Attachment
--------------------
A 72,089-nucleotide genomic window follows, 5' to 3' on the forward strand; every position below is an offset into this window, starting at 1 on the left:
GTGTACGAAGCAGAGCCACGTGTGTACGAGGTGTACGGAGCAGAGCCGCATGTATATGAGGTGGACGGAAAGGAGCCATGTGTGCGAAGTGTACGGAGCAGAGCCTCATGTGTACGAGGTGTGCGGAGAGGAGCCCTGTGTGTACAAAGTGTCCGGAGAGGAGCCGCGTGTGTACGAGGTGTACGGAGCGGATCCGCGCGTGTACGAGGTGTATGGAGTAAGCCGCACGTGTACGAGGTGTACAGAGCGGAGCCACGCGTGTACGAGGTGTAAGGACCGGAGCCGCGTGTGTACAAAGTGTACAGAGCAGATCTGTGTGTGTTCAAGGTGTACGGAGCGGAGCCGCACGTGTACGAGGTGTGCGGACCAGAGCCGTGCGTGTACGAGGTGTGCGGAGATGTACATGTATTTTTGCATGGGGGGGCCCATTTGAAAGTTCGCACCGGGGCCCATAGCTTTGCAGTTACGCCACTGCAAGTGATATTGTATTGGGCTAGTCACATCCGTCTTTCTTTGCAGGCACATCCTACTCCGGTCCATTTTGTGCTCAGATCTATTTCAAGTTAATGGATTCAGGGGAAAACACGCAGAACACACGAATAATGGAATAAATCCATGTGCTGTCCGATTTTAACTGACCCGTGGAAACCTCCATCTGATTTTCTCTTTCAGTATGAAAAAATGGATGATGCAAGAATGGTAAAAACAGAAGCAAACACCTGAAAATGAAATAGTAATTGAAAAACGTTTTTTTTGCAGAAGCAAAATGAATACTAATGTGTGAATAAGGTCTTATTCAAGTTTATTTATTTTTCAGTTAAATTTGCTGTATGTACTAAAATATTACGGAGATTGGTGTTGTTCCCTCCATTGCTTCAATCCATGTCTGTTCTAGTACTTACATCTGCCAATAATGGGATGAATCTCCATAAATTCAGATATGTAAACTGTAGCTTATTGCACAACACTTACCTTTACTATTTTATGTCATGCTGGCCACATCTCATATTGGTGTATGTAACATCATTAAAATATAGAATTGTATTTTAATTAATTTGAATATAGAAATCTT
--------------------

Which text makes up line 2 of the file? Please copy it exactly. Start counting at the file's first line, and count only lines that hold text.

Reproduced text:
GTGTACGAAGCAGAGCCACGTGTGTACGAGGTGTACGGAGCAGAGCCGCATGTATATGAGGTGGACGGAAAGGAGCCATGTGTGCGAAGTGTACGGAGCAGAGCCTCATGTGTACGAGGTGTGCGGAGAGGAGCCCTGTGTGTACAAAGTGTCCGGAGAGGAGCCGCGTGTGTACGAGGTGTACGGAGCGGATCCGCGCGTGTACGAGGTGTATGGAGTAAGCCGCACGTGTACGAGGTGTACAGAGCGGAGCCACGCGTGTACGAGGTGTAAGGACCGGAGCCGCGTGTGTACAAAGTGTACAGAGCAGATCTGTGTGTGTTCAAGGTGTACGGAGCGGAGCCGCACGTGTACGAGGTGTGCGGACCAGAGCCGTGCGTGTACGAGGTGTGCGGAGATGTACATGTATTTTTGCATGGGGGGGCCCATTTGAAAGTTCGCACCGGGGCCCATAGCTTTGCAGTTACGCCACTGCAAGTGATATTGTATTGGGCTAGTCACATCCGTCTTTCTTTGCAGGCACATCCTACTCCGGTCCATTTTGTGCTCAGATCTATTTCAAGTTAATGGATTCAGGGGAAAACACGCAGAACACACGAATAATGGAATAAATCCATGTGCTGTCCGATTTTAACTGACCCGTGGAAACCTCCATCTGATTTTCTCTTTCAGTATGAAAAAATGGATGATGCAAGAATGGTAAAAACAGAAGCAAACACCTGAAAATGAAATAGTAATTGAAAAACGTTTTTTTTGCAGAAGCAAAATGAATACTAATGTGTGAATAAGGTCTTATTCAAGTTTATTTATTTTTCAGTTAAATTTGCTGTATGTACTAAAATATTACGGAGATTGGTGTTGTTCCCTCCATTGCTTCAATCCATGTCTGTTCTAGTACTTACATCTGCCAATAATGGGATGAATCTCCATAAATTCAGATATGTAAACTGTAGCTTATTGCACAACACTTACCTTTACTATTTTATGTCATGCTGGCCACATCTCATATTGGTGTATGTAACATCATTAAAATATAGAATTGTATTTTAATTAATTTGAATATAGAAATCTT